What can you see growing on rocks and trees and on the ground in the woods? If you look carefully at the branches and bark of trees, or at their base, and if you look carefully on rocks or at the ground in shaded areas, you can probably find some sign of these special organisms.
Lichens, Moss and Fungi existed in the world before there were true plants. These are sensitive to changes in the environment, and so environmental students like to look for them and notice their type and condition.
Lichen are often the first larger organisms to appear on a rock. Sometimes one kind of lichen grows on top of or beside another. Moss can start right on the top of lichens. Fungi grow where there is organic material to decompose, in old dead wood, for example.
In areas where the air is healthy there are many different kinds of lichens and mosses. Lichen in a healthy countryside can be leafy, bushy, or "thready", and not simply flat and crusty.
Lichen and moss in cities may only be tiny colored spots on stone or sidewalks. When moss and lichen are injured by poisons in the air, they turn white at the edges or tips, lichens turn white also in the center, and they stop growing.
1. Take five or ten minutes to look at the guide books, if they are available, so you can recognize these growing organisms.
2. Sketch your findings and enter them in the sheet below.
3. Place a check next to the entry if it is a kind. different from those entered before it.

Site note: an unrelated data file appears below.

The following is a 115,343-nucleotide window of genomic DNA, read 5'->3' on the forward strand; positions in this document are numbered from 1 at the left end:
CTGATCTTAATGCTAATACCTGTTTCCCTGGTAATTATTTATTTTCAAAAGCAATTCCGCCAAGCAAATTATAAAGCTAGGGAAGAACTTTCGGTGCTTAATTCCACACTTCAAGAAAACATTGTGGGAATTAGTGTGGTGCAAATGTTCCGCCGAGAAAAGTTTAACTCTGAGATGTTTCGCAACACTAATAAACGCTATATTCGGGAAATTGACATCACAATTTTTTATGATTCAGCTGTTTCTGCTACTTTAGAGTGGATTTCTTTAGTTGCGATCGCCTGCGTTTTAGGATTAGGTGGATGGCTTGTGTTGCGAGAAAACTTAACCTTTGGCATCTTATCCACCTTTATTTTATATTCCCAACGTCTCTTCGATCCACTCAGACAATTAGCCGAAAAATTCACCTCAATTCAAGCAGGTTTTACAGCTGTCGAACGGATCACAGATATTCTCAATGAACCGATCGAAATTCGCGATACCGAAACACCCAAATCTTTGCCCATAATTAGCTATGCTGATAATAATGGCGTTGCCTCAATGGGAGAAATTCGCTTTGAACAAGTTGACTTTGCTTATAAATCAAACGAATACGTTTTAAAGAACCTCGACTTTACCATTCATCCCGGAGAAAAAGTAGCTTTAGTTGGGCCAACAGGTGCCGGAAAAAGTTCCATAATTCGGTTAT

# LOCATION LICHEN Description MOSS Description FUNGI Description 1. 2. 3. 4. 5. 6. 7. 8. 9. 10
Summarize Your findings:
Where did you find most of the Lichen?
Where did you find most of the Moss?
Where did you find most of the Fungi?
How many different kinds of lichens did you find?
How many different kinds of moss did you find?
How many different kinds of fungi?
Consider: How might these materials be used by other living beings in their habitat? (For example, reindeer love to eat lichen!) See Lichens and Animals [http://www.lichen.com/animals.html] for hints about how animals use lichens
Extension: If taking some moss does not substantially damage your research areas, build Moss Terrariums. Discover the moss's range of tolerance by changing the light, temperature and moisture. (suggested by Shirley Griffin, teacher, Ashburnham, MA)
Lichens of the Miller Springs Nature Center. Magnificent pictures. [http://www.vvm.com/~jevans/flichens.html]
Fun with Lichens Lichen identification, lots of educational materials. [ http://mgd.nacse.org/hyperSQL/lichenland/]
Lichens - More good pictures [http://www.open.ac.uk/Nature_Trail/Lichen.htm]
Fungi - http://www.ucmp.berkeley.edu/fungi/fungi.html
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